As families in Lahore, Pakistan, celebrated Easter Sunday, March 28, in a public park, a suicide bomber entered into a public park and blew himself up. The blast killed more than 70 people, mostly women and children, and injured hundreds of others.
The next day, a Pakistanti Taliban group claimed responsibility for the bombing, saying that it deliberately intended to target Christians. However, Muslims were also caught in the blast. Pakistan’s army detained more than 200 people in connection with the bombing. Pastor Shakeel Anjum, who buried children and young adults the day after the bombing, expressed the sentiments of many Christians when he was quoted in the Christian Post as saying, “We need much consolation. We have become tired, we are worried, have become scared.” Pakistani Christians live in a country where they are a religious minority and are treated as second-class citizens.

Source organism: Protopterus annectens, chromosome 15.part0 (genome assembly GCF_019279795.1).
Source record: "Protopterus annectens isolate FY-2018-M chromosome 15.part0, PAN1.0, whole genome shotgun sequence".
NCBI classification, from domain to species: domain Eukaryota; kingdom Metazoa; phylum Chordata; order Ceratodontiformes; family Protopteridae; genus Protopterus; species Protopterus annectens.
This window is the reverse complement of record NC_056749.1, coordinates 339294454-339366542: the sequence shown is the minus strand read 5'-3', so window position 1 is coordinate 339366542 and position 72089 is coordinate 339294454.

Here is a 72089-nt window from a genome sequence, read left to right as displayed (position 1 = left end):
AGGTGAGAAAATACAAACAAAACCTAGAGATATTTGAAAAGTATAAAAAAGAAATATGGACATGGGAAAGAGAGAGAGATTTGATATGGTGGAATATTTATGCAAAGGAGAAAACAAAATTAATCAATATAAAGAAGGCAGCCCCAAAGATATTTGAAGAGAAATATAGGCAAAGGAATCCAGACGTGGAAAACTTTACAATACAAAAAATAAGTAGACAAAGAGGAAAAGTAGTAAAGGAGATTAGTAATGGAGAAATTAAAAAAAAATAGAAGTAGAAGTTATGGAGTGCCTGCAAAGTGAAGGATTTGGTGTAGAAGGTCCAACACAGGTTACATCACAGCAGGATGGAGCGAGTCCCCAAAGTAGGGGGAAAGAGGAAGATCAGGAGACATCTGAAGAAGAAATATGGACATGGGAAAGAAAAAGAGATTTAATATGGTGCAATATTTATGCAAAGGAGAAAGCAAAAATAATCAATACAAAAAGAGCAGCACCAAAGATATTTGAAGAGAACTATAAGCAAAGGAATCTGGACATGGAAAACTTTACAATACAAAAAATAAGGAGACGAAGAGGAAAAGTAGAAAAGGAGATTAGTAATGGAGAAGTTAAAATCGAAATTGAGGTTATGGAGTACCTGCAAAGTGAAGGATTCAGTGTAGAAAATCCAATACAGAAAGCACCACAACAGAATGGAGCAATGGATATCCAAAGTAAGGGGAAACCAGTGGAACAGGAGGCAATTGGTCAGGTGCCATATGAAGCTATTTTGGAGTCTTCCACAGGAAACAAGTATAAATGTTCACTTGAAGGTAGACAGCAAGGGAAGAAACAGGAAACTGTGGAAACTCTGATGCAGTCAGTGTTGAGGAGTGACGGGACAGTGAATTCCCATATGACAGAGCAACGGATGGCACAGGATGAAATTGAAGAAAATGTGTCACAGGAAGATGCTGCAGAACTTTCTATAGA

The British Pakistani Christian Association, an organization supporting suicide bombing survivors, is organizing a protest in London to call on world governments to stand up for religious minorities and protect innocent lives.
Christians are being targeted by extremist groups worldwide. While we in America face criticism and contempt from some, we must keep in mind other believers in Christ who face discrimination, loss of homes and employment, physical harm and death.
As we mentioned in a post in November, it is imperative that we pray for persecuted believers because it may not be too long, when we will need others to prayer for us if and when we experience persecution.